Below are some of the thoughts I had when I initially contemplated the topic of the seminar.
Inclusion? Conversations about young people often focus on promoting inclusion, participation and empowering choice. However, it is important to ask ourselves: inclusion in what and on what terms? With what consequence for other (sub-culture) identities?
Inclusion can sometimes be another way of saying ‘promoting social uniformity’, in this sense it’s about strengthening dominant values and power structures. In fact, some young people openly express the desire to deconstruct existing systems of social relations (see the current Occupy movement). This could be essential before progress toward a more just and equitable society can be made - the demise of slavery provides a case in point.
In today’s world, self-determination and choice is largely regulated by market economics. The many choices we have often fall within a narrow bandwidth of extrinsic values which promote power, status, money... An example of this (which, in my opinion, reflects the experience of many youth sub-cultures) is the experience of North American Indians who were granted ownership of their own land to enable self-determination. On receiving owenership they were aggressively lobbied by casino conglomerates to ‘sell-out’ to big capital. This led to in-fighting disagreement and conflict within indian tribes. This mirrors the expectations of some young people, that all the choices currently on offer ultimately require you to sell-out.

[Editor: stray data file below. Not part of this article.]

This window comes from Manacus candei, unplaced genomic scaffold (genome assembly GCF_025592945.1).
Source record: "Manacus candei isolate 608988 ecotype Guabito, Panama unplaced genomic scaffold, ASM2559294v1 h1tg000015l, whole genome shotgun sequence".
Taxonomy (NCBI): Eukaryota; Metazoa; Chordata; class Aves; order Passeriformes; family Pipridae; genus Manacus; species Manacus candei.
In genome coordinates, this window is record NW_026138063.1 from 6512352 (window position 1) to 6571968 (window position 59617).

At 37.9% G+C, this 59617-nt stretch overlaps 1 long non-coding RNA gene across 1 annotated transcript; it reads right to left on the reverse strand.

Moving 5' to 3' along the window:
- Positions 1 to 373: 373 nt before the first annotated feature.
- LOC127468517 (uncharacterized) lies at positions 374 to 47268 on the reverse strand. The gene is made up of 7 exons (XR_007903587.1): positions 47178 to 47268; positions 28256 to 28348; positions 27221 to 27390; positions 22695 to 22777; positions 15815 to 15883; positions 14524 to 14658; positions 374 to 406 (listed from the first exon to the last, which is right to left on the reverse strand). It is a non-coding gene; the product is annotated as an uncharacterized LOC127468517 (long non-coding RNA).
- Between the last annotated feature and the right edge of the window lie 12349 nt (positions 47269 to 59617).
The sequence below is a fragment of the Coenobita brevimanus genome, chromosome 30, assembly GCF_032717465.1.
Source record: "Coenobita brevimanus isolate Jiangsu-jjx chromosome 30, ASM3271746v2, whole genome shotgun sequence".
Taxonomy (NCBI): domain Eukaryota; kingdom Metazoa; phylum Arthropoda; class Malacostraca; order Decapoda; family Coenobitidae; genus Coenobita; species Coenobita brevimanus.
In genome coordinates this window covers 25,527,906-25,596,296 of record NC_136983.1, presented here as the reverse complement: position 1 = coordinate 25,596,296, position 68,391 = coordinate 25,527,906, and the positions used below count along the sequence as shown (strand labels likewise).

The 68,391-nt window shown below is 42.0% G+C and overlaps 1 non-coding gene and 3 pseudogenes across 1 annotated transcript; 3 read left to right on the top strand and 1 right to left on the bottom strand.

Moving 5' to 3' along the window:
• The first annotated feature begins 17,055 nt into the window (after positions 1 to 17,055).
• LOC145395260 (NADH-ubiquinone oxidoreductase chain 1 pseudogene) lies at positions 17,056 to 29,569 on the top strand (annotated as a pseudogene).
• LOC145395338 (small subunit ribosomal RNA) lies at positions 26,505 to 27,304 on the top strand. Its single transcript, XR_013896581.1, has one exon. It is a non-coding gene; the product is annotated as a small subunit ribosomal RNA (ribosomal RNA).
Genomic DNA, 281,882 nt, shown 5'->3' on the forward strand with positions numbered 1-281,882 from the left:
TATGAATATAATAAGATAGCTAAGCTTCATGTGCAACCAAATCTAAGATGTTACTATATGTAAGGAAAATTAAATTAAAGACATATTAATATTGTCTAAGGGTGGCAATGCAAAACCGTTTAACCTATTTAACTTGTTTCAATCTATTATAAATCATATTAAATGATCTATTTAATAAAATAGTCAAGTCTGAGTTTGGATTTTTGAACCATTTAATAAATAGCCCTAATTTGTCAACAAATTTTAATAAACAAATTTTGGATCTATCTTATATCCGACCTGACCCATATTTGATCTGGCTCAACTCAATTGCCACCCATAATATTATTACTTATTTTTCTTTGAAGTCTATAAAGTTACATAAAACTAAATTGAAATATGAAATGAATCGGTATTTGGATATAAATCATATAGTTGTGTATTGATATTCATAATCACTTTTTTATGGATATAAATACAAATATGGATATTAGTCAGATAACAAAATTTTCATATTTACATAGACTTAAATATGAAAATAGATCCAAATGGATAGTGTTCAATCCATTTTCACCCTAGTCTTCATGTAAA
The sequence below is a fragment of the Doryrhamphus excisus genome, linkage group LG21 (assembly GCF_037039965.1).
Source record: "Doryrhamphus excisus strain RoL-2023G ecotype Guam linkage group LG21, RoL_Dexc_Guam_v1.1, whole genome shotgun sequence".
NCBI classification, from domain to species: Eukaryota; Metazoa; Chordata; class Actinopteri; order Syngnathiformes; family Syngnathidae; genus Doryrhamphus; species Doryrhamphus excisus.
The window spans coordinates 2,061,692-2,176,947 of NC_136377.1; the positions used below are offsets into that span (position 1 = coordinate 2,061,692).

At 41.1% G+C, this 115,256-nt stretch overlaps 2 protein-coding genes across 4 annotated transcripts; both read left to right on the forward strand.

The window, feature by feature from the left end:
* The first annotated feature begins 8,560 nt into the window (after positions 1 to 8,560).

When we talk about empowering self-determination and choice amongst young people (or other groups) there are a number of things we need to consider? For example, what about collective and communal rights and responsibilities?
We would benefit from having a broader vision which considers society as a whole. A broader vision will ensure that we locate the issue of urban youth within wider social narratives. It will help the group to maintain a holistic approach when looking at challenges and opportunities, seeing young people not as isolated homogenous groups living only in the present, but as diverse social beings acting within and influenced by their wider societies. Without a broader vision there is the risk that:
· We narrowly focus on young people ignoring the wider social frame and young people’s multiple identities.
· We achieve outcomes for young people now whilst undermining broader goals, such as justice, peace, equity, trust, understanding and sustainable development.
A jokey example of the risks of narrowly focusing on youth is narrated in ‘Logans Run’ a novel which pictures a society where youth is all powerful, and people beyond the age of 35 are eliminated. There are, also, many examples in the real world, including: inter-generational tensions emerging from the tendency to hire and fast- track young employees at the expense of older staff - whilst initially empowering for young people this can create a negative feedback loop which is damaging for society as a whole. Another example would be the black-hole in international development funding for people who have recently left the official youth age group. Also, by focusing on youth we often imply that young people are the same, that they are a minority and that collectively they are oppressed / oppressors, involved / excluded - ignoring the myriad of other factors involved such as socio-economic status, ethnicity, access.